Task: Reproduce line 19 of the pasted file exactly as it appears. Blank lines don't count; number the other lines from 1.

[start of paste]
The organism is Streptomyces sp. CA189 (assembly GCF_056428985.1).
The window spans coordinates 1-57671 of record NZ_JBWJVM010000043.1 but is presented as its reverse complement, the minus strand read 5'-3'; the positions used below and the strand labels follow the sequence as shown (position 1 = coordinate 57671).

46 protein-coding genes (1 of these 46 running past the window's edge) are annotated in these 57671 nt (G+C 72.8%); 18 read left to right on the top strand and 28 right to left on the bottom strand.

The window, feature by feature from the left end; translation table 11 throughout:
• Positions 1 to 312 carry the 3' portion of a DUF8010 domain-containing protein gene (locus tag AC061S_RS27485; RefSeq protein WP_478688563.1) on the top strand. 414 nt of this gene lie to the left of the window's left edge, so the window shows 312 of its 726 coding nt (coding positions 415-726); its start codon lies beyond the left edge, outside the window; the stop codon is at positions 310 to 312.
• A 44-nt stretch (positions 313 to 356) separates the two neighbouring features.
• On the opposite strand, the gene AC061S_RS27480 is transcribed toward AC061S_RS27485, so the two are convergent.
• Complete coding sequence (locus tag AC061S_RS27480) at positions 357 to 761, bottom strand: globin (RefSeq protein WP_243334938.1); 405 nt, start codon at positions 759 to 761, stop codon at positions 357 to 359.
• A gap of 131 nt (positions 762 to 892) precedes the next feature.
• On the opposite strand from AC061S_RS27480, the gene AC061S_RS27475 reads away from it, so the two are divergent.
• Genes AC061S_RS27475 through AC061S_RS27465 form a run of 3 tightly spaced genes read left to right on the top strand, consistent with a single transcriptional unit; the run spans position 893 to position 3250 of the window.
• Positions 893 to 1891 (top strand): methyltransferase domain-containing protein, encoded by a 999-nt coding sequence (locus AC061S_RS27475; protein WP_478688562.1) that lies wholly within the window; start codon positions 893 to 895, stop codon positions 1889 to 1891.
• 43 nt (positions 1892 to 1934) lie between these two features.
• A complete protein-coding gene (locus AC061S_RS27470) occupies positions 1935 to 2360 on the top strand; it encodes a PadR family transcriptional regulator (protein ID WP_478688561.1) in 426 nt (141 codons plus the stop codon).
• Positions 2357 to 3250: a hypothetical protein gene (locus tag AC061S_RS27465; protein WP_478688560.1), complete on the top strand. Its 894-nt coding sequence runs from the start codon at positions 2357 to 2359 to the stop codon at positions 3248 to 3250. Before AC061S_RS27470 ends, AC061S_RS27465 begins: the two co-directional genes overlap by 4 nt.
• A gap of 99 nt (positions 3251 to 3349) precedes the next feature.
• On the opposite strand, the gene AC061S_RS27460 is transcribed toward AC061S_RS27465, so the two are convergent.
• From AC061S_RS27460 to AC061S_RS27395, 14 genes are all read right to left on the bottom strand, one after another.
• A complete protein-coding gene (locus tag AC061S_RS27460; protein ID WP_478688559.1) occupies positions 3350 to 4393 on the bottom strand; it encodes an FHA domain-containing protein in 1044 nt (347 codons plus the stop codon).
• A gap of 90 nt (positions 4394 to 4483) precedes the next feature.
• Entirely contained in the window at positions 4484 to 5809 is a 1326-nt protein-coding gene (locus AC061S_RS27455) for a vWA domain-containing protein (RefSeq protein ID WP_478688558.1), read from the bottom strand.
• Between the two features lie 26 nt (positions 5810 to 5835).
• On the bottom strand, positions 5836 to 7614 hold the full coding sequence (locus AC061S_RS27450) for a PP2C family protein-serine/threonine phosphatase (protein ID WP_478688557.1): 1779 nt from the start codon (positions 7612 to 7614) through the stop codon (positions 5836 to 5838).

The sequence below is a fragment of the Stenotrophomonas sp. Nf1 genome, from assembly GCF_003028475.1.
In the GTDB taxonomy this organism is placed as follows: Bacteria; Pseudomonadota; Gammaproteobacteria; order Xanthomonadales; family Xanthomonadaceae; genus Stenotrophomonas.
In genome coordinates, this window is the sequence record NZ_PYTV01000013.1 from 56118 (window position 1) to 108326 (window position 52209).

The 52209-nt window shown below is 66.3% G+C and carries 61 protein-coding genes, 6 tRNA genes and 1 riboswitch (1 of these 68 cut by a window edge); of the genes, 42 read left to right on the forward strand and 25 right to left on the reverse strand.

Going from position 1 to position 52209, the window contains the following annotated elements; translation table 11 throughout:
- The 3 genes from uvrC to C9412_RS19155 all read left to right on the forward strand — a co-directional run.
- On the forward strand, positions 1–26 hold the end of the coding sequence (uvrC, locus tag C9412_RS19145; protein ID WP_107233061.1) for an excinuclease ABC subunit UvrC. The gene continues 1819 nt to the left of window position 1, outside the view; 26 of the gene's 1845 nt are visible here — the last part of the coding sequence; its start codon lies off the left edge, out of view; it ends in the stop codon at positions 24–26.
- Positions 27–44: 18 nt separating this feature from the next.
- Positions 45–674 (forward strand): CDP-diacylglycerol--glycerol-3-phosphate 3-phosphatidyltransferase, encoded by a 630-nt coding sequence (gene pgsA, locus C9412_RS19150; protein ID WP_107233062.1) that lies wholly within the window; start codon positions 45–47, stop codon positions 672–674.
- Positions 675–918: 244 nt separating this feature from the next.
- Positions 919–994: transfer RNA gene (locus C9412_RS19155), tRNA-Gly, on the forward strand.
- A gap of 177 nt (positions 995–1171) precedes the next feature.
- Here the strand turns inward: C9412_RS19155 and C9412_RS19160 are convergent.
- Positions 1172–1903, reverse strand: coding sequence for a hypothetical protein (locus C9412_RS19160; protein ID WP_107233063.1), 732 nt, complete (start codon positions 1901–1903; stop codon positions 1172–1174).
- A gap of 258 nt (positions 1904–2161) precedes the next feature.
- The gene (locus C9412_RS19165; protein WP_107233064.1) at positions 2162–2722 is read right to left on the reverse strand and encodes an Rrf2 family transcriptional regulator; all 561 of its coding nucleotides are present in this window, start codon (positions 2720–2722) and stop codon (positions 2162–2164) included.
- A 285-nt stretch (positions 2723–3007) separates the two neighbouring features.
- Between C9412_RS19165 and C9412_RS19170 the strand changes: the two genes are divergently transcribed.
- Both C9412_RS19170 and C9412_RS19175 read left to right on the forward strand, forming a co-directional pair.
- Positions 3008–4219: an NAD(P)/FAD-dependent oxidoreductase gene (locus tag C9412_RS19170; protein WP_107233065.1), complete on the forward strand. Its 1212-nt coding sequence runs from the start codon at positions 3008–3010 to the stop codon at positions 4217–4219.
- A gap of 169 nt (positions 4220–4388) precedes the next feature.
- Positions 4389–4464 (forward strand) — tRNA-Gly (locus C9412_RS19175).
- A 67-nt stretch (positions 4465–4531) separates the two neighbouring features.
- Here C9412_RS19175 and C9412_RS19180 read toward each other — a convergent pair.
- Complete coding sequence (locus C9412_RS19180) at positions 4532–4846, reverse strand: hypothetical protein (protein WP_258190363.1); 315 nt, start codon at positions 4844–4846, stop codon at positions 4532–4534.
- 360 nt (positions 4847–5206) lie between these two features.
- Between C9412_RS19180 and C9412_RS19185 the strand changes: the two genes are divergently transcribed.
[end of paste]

• A complete protein-coding gene (locus tag AC061S_RS27460; protein ID WP_478688559.1) occupies positions 3350 to 4393 on the bottom strand; it encodes an FHA domain-containing protein in 1044 nt (347 codons plus the stop codon).